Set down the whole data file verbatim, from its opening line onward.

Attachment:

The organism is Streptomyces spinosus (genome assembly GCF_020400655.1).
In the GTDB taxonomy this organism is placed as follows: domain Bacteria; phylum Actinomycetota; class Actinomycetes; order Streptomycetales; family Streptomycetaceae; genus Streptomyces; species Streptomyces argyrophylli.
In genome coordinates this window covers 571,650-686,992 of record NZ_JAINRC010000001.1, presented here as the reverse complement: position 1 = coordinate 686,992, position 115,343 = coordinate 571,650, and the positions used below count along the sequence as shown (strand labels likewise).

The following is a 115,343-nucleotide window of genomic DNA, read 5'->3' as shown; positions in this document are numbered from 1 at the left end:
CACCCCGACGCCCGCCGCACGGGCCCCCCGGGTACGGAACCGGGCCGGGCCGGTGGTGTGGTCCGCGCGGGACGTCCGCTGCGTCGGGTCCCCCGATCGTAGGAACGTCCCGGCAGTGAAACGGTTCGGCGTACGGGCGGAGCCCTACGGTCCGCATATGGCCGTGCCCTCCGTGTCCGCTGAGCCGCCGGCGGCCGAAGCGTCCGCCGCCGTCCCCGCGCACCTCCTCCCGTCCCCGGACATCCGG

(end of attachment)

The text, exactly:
The organism is Streptomyces spinosus (genome assembly GCF_020400655.1).
In the GTDB taxonomy this organism is placed as follows: domain Bacteria; phylum Actinomycetota; class Actinomycetes; order Streptomycetales; family Streptomycetaceae; genus Streptomyces; species Streptomyces argyrophylli.
In genome coordinates this window covers 571,650-686,992 of record NZ_JAINRC010000001.1, presented here as the reverse complement: position 1 = coordinate 686,992, position 115,343 = coordinate 571,650, and the positions used below count along the sequence as shown (strand labels likewise).

The following is a 115,343-nucleotide window of genomic DNA, read 5'->3' as shown; positions in this document are numbered from 1 at the left end:
CACCCCGACGCCCGCCGCACGGGCCCCCCGGGTACGGAACCGGGCCGGGCCGGTGGTGTGGTCCGCGCGGGACGTCCGCTGCGTCGGGTCCCCCGATCGTAGGAACGTCCCGGCAGTGAAACGGTTCGGCGTACGGGCGGAGCCCTACGGTCCGCATATGGCCGTGCCCTCCGTGTCCGCTGAGCCGCCGGCGGCCGAAGCGTCCGCCGCCGTCCCCGCGCACCTCCTCCCGTCCCCGGACATCCGG